Plaintiff relies upon Oyster v. Levy, 25 Pa. Dist. Rep. 1116 (1916). There, a property owner succeeded in the trial court in enjoining a neighbor whose large willow tree was infested with numerous bugs and insects that annoyed plaintiff and interfered with the enjoyment of his property and rendered its possession uncomfortable. The trial court's reported opinion found the tree a nuisance, but because the defendant, upon complaint of plaintiff, had pruned the tree and sprayed it and remedied to a great extent the cause of the complaint, the court declined to order the removal or destruction of the tree. The decree ordered defendant to keep the tree properly pruned and to spray it when necessary to prevent the infestation.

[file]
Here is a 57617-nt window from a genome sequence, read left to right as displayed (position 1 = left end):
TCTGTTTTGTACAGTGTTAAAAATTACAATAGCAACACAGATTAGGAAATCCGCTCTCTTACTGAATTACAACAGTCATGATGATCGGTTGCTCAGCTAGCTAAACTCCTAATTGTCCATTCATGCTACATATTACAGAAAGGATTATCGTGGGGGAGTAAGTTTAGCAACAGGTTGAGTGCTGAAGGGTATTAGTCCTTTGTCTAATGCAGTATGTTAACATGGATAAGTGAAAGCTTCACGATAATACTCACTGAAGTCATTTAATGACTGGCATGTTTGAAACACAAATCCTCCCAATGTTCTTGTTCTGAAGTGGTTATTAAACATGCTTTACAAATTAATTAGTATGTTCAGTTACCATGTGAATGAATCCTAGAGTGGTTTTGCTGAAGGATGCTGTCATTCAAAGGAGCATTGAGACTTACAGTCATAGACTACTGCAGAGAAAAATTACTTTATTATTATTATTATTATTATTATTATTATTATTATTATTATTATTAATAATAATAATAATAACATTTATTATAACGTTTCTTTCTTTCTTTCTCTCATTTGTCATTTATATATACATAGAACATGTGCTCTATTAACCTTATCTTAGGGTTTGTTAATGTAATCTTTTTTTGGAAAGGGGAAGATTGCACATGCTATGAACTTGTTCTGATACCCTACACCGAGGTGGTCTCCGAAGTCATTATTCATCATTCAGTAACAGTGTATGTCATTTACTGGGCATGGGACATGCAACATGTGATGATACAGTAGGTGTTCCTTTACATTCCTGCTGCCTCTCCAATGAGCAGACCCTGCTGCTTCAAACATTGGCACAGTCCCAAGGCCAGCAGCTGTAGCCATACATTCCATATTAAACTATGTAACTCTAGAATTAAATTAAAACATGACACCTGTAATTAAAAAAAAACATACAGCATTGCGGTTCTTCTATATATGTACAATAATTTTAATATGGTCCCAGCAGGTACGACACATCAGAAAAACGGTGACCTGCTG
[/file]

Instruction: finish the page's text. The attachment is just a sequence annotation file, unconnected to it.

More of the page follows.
In support of the finding of nuisance, that trial court cited Tuckashinsky v. Lehigh W. Coal Co., 199 Pa. 515, 49 A. 308 (1901). That case does not support the finding. There, plaintiff was injured when lightning struck a "powder house" on defendant's property. The Supreme Court affirmed the trial court's judgment on a directed verdict for defendant. There was no evidence of carelessness, it said, and the shed itself was not a nuisance; "the explosion was caused by no act of the defendant but by a stroke of lightning." The Tuckashinsky case, though it has a different twist in that an artificial object was made harmful by the intervention of nature, is consistent with the rule in the cases we have read, that is, refusal to recognize purely natural forces as nuisances.